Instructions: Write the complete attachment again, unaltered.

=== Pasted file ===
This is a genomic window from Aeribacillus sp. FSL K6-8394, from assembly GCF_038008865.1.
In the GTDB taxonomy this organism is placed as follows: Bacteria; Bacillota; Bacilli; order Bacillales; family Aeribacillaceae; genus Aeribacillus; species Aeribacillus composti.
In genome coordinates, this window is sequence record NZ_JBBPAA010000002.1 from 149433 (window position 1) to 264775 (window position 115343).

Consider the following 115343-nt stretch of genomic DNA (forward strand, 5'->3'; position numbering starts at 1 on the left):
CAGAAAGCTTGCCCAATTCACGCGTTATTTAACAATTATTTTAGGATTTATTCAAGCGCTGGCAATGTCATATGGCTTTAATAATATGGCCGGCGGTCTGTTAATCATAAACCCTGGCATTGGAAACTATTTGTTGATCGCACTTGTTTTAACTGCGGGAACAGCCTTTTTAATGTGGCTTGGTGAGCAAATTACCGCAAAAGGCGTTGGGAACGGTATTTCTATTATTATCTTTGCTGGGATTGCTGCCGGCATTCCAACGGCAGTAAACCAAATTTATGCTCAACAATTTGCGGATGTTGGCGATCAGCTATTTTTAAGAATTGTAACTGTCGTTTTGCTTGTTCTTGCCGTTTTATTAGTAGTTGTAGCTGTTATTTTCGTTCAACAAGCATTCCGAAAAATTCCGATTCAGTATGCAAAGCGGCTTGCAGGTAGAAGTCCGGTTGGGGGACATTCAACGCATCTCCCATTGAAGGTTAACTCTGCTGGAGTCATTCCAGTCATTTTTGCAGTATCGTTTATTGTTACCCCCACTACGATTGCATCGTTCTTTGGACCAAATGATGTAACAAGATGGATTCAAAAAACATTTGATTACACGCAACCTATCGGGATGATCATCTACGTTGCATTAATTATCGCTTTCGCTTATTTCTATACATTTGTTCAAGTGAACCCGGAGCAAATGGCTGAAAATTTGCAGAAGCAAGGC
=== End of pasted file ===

This is a genomic window from Aeribacillus sp. FSL K6-8394, from assembly GCF_038008865.1.
In the GTDB taxonomy this organism is placed as follows: Bacteria; Bacillota; Bacilli; order Bacillales; family Aeribacillaceae; genus Aeribacillus; species Aeribacillus composti.
In genome coordinates, this window is sequence record NZ_JBBPAA010000002.1 from 149433 (window position 1) to 264775 (window position 115343).

Consider the following 115343-nt stretch of genomic DNA (forward strand, 5'->3'; position numbering starts at 1 on the left):
CAGAAAGCTTGCCCAATTCACGCGTTATTTAACAATTATTTTAGGATTTATTCAAGCGCTGGCAATGTCATATGGCTTTAATAATATGGCCGGCGGTCTGTTAATCATAAACCCTGGCATTGGAAACTATTTGTTGATCGCACTTGTTTTAACTGCGGGAACAGCCTTTTTAATGTGGCTTGGTGAGCAAATTACCGCAAAAGGCGTTGGGAACGGTATTTCTATTATTATCTTTGCTGGGATTGCTGCCGGCATTCCAACGGCAGTAAACCAAATTTATGCTCAACAATTTGCGGATGTTGGCGATCAGCTATTTTTAAGAATTGTAACTGTCGTTTTGCTTGTTCTTGCCGTTTTATTAGTAGTTGTAGCTGTTATTTTCGTTCAACAAGCATTCCGAAAAATTCCGATTCAGTATGCAAAGCGGCTTGCAGGTAGAAGTCCGGTTGGGGGACATTCAACGCATCTCCCATTGAAGGTTAACTCTGCTGGAGTCATTCCAGTCATTTTTGCAGTATCGTTTATTGTTACCCCCACTACGATTGCATCGTTCTTTGGACCAAATGATGTAACAAGATGGATTCAAAAAACATTTGATTACACGCAACCTATCGGGATGATCATCTACGTTGCATTAATTATCGCTTTCGCTTATTTCTATACATTTGTTCAAGTGAACCCGGAGCAAATGGCTGAAAATTTGCAGAAGCAAGGC